Shareholders and executives at Airbus parent EADS engaged in "massive" insider trading, a press report said Wednesday, citing a document that also alleges the government had been aware of difficulties at EADS prior to the lucrative sale of shares … It cited the AMF as describing the selling, which took place between November 2005 and March 2006, as "simultaneous and massive" in scale. It said problems in the key Airbus A380 superjumbo programme that led to a June 2006 profit warning had been raised as early as June 2005 in an EADS board meeting.
I don’t know anything about security laws in France but I am aware of what the U.S. calls Rule 10b-5:
This provision defines when a purchase or sale constitutes trading "on the basis of" material nonpublic information in insider trading cases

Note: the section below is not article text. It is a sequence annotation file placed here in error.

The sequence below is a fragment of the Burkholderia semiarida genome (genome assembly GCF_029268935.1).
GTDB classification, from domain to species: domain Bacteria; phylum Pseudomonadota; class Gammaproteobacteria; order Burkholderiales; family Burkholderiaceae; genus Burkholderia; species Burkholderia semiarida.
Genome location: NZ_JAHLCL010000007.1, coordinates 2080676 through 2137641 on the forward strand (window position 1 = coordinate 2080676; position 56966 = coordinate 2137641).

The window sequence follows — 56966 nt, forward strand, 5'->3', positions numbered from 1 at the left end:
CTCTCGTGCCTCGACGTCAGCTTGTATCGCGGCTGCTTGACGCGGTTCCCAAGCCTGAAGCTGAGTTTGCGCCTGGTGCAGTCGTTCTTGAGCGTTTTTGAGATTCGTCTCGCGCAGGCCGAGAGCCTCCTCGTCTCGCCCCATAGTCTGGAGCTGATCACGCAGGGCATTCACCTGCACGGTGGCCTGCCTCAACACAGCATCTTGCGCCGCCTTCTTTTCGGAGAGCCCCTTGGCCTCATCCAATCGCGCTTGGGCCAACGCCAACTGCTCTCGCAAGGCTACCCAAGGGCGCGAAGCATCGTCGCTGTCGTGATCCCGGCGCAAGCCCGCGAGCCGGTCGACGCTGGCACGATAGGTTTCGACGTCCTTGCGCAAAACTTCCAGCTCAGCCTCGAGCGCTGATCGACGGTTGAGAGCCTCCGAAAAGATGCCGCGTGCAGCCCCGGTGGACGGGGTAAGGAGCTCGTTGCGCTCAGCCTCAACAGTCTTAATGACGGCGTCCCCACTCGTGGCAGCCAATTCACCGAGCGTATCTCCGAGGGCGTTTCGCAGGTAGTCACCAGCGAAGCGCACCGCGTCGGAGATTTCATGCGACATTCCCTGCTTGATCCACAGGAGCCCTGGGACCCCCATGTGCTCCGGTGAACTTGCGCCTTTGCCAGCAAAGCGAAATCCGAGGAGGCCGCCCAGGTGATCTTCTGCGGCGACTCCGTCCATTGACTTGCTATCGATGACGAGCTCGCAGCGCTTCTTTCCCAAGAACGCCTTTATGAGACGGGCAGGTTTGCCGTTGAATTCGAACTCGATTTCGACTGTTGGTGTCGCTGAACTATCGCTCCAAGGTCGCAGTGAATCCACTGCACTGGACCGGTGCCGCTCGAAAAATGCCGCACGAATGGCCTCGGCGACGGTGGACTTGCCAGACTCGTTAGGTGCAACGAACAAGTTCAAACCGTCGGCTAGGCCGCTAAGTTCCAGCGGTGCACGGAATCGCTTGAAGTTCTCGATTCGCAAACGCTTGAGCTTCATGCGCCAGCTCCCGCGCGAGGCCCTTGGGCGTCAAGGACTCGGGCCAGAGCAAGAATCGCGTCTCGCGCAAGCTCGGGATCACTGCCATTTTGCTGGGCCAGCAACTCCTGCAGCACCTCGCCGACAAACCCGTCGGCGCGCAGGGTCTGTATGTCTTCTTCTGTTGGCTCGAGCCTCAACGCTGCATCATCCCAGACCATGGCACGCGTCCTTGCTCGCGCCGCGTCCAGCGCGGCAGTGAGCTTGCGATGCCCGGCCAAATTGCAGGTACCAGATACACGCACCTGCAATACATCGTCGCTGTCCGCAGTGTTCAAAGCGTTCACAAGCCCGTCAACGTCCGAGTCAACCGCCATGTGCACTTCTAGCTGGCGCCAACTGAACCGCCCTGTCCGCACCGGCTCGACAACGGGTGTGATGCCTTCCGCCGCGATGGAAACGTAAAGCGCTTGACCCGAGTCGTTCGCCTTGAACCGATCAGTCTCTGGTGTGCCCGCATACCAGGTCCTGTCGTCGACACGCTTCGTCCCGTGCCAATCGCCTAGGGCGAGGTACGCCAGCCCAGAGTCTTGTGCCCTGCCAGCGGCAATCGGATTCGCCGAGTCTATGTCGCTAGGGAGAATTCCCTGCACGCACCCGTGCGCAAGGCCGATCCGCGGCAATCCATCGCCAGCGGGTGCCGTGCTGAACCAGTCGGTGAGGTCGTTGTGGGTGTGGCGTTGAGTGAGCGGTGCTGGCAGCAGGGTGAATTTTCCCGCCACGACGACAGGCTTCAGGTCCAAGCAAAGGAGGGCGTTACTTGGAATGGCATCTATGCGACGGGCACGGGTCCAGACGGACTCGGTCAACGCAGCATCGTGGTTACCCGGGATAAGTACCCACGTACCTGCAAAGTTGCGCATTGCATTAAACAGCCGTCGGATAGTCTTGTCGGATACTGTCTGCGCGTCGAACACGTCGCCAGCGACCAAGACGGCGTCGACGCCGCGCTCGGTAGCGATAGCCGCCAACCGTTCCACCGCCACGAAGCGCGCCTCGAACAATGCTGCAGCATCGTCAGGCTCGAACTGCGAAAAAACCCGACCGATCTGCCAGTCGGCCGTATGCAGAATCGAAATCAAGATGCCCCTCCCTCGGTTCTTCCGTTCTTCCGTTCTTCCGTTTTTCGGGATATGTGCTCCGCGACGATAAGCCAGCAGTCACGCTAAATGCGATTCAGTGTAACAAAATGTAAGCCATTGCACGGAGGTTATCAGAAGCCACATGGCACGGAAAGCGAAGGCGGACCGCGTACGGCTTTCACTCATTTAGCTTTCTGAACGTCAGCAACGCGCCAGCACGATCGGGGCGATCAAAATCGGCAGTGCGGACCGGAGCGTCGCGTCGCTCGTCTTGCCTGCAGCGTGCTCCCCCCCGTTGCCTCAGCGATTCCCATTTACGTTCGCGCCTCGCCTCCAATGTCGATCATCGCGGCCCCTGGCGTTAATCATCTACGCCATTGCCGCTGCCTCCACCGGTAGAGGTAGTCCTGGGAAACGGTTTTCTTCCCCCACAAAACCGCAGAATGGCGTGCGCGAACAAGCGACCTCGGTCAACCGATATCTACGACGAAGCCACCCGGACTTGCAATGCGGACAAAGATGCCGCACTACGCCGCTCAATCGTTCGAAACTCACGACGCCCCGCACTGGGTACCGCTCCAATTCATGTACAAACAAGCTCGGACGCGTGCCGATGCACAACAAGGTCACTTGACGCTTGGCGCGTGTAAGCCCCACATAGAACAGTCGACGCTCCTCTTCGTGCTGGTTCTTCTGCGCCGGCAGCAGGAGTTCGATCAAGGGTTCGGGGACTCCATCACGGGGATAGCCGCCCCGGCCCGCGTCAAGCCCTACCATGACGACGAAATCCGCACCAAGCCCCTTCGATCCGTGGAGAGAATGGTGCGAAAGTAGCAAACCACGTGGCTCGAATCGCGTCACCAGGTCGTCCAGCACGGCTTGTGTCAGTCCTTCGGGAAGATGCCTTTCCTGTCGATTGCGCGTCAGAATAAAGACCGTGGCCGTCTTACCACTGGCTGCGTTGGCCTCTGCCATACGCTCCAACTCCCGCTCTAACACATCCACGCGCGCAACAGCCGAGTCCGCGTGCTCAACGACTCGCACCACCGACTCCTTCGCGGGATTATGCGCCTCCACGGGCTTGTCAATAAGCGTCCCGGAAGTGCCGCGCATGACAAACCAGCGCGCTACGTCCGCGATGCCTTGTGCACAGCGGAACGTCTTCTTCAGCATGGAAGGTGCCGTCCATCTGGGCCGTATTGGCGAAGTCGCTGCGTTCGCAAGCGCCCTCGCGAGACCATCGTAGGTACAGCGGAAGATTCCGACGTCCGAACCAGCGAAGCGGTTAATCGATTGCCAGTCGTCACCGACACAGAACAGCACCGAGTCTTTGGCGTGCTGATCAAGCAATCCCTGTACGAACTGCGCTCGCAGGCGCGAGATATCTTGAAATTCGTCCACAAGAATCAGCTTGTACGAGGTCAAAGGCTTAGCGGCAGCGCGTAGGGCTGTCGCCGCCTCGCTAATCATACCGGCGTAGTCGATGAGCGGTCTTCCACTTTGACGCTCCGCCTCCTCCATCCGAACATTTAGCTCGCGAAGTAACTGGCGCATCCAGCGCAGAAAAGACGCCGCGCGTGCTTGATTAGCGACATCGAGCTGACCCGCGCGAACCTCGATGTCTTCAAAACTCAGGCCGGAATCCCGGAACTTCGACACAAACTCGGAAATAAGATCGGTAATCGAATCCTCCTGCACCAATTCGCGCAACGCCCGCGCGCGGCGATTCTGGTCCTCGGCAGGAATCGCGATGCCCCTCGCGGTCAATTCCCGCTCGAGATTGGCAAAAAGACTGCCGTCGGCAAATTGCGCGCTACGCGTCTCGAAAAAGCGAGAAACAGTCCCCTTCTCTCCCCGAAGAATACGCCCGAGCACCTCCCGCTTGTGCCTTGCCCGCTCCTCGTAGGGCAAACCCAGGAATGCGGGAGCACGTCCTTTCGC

Financial economists define an efficient market as a market in which security prices reflect all available information and adjust instantly to any new information. But what happens when the senior management of a company fails to disclose material information in a timely fashion? Fraud on the market can occur in a couple of ways. Perhaps the easiest to grasp is the case when an insider provides information that is false. For example, the CEO of a pharmaceutical company might try to claim their in-process R&D is about to garner regulatory approval for a hit new drug even though he knows the recent lab tests were discouraging. His fraudulent information sends the stock price soaring, which allows the CEO to cash in by selling his stock at a price above the true value of the firm based on full and correct information. This EADS situation is a good example where had negative information been provided in a timely way, the stock price would have declined as soon as the negative information was realized both by insiders and the public. However, the insiders here decided not to let this negative information become public, which means the stock price remained about what it would have been under full information.